but when it’s by a woman committed against another woman, who just
happens to be 13-years-old, it is celebrated and a university club
sponsors it?"

The Hoya refused to run Swope’s critique. In an e-mail, the
editor-in-chief David Wong explained that the column did not run
because it was "spiteful more than constructive" and attacked
"a women’s issue on campus." Swope was abruptly dismissed
from the student newspaper. His earlier columns were purged from
the archives.

Among them was a piece entitled "Georgetown Women’s Center:
Indispensable
Asset or Improper Expenditure" in which he remarked upon how
some of the faculty from the Women’s Center had reacted to a presentation
of the pro-rape Vagina Monologues: they gave it a standing ovation.
He wrote, "Like clap-ridden sailors in a Southeast Asian strip
joint, the mostly female audience who attended the monologues hooted
and hollered, laughing and clapping…." This was an odd reaction
given that one of the Center’s primary purposes is to support women
who have been raped. Swope called for the Center to be disbanded.

Clearly, not "all of the productions…mounted for the V-Day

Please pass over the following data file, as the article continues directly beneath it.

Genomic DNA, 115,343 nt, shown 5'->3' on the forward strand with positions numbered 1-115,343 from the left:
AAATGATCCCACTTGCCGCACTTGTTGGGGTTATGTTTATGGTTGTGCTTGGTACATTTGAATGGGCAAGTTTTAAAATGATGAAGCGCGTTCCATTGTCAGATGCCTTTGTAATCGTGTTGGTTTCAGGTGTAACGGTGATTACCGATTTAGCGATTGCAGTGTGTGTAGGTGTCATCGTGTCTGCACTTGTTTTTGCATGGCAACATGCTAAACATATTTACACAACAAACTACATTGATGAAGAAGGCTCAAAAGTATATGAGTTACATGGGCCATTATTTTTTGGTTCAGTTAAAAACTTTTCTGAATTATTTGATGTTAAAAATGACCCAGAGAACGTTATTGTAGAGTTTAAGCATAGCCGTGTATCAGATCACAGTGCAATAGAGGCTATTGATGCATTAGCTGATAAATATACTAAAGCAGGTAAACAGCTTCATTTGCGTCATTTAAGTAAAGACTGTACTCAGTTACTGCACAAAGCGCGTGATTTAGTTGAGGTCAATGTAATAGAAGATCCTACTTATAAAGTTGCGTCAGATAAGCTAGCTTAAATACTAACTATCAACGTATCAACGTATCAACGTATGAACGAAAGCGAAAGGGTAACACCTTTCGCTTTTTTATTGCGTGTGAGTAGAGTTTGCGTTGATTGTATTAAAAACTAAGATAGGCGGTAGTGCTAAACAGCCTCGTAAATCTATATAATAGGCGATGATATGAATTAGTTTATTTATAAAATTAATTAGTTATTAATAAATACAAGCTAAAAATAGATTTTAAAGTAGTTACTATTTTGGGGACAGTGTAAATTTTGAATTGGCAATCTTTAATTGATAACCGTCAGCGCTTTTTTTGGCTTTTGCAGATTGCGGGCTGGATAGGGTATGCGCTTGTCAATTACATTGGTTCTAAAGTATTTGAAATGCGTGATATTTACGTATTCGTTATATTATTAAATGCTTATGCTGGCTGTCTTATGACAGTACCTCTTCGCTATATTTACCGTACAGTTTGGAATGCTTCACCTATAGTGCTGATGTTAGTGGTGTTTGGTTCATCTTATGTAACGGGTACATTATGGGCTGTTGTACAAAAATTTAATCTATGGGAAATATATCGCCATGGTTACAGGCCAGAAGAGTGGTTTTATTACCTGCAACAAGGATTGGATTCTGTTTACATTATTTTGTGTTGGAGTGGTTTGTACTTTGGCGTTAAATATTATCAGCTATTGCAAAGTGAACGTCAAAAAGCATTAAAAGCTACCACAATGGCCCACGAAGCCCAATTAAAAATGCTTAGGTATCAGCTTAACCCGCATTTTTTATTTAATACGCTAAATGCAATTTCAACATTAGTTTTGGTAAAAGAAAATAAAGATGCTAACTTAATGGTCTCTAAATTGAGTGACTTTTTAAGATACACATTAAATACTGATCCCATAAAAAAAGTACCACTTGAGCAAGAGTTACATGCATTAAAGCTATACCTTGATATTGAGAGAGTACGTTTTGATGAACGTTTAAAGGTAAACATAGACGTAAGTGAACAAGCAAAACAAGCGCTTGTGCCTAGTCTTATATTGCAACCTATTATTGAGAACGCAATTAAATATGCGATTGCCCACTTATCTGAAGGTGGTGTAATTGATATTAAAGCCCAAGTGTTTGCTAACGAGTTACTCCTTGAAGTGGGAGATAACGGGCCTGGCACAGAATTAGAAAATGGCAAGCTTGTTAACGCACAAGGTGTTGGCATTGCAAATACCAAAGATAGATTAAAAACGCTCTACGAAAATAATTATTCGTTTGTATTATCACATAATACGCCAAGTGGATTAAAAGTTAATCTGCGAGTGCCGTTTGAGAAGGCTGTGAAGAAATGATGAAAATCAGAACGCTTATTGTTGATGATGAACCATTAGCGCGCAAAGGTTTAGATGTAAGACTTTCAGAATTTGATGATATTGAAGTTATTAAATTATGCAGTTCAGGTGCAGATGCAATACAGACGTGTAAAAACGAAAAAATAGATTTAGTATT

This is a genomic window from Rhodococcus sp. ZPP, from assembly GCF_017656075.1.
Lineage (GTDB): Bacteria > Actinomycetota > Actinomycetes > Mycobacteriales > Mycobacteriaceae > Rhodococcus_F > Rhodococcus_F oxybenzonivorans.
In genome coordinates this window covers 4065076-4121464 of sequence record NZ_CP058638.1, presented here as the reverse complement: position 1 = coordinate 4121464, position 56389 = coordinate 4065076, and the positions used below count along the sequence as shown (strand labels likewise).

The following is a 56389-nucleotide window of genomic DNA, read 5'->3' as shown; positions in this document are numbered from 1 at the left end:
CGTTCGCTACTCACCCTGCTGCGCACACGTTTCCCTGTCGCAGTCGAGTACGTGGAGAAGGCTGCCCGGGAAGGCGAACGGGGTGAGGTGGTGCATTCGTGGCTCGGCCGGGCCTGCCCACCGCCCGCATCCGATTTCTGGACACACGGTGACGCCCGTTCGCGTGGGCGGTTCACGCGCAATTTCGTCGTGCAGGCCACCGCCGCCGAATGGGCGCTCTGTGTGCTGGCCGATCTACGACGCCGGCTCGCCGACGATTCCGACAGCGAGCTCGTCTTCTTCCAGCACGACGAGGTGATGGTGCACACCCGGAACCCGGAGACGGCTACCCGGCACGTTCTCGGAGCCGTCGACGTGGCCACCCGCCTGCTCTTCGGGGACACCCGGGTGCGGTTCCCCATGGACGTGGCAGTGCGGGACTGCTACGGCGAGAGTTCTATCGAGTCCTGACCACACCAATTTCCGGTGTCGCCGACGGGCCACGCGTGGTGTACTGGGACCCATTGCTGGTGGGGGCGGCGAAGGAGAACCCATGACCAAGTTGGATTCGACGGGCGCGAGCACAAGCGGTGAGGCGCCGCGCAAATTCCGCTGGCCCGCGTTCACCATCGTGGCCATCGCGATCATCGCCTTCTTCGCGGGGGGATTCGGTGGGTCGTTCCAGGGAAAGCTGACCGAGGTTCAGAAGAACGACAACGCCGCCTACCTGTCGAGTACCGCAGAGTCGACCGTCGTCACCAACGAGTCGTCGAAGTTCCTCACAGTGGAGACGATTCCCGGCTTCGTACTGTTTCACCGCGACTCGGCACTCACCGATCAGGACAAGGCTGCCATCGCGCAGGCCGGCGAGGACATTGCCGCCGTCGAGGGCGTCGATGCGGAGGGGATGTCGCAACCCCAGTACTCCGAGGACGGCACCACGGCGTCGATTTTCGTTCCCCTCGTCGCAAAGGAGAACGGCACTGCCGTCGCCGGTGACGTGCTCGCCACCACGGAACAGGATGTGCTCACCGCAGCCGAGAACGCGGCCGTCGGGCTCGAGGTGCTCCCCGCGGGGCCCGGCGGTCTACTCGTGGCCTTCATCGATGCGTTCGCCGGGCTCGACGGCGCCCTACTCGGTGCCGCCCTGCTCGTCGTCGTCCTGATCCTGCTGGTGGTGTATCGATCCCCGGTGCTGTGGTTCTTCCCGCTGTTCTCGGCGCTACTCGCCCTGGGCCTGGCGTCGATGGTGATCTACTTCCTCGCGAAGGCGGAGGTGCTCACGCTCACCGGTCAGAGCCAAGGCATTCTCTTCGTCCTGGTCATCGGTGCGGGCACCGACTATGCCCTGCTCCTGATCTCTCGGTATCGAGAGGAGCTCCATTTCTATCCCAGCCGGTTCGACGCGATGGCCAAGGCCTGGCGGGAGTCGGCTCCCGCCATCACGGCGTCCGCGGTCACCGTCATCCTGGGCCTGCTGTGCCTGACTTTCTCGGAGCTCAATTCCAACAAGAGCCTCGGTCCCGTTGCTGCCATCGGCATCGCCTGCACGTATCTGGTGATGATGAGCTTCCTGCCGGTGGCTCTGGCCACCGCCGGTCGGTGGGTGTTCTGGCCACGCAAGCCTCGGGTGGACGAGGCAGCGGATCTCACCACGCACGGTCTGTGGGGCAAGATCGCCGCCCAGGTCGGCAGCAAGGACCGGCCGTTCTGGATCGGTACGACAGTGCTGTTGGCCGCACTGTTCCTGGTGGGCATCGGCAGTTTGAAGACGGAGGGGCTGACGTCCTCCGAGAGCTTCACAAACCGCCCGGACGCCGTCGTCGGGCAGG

1999 and 2000 College Initiatives were huge successes" as the
feminist.com announcement proclaimed. Nor could the organizers be
unfamiliar with the Swope controversy. Articles on his dismissal
appeared in the Wall Street Journal, Salon, National
Review, the Washington Times, and the Weekly Standard,
among others. Former alumni of Georgetown, William Peter Blatty
(author of The Exorcist) wrote: "With all that the demon
says and does in my novel, never until I read of The Hoya’s…support
of The Vagina Monologues, and their suppression of Robert Swope’s
article, have I truly appreciated the meaning of the word ‘obscenity.’"
As a result, the censored column was widely reprinted and received
national attention.

It is yet to be seen whether the "good rape" remains in
the "edited" version provided in the Performance Kit.
In a recent article in Heterodoxy magazine, "Monologue,
not Dialogue, at Georgetown," Swope commented on "the
lengths to which it [political correctness] goes in an effort to
seem like something else and thus be able to continue to feel good
about itself." It will be interesting to see how extensively
"The Vagina Monologues" will be edited to preserve radical
feminism’s self-image of being against rape. Or will the "good
rape" remain?

August
3, 2000

Wendy
McElroy is author of The
Reasonable Woman
. See more of her work at ifeminists.com
and at her personal website.

Wendy
McElroy Archives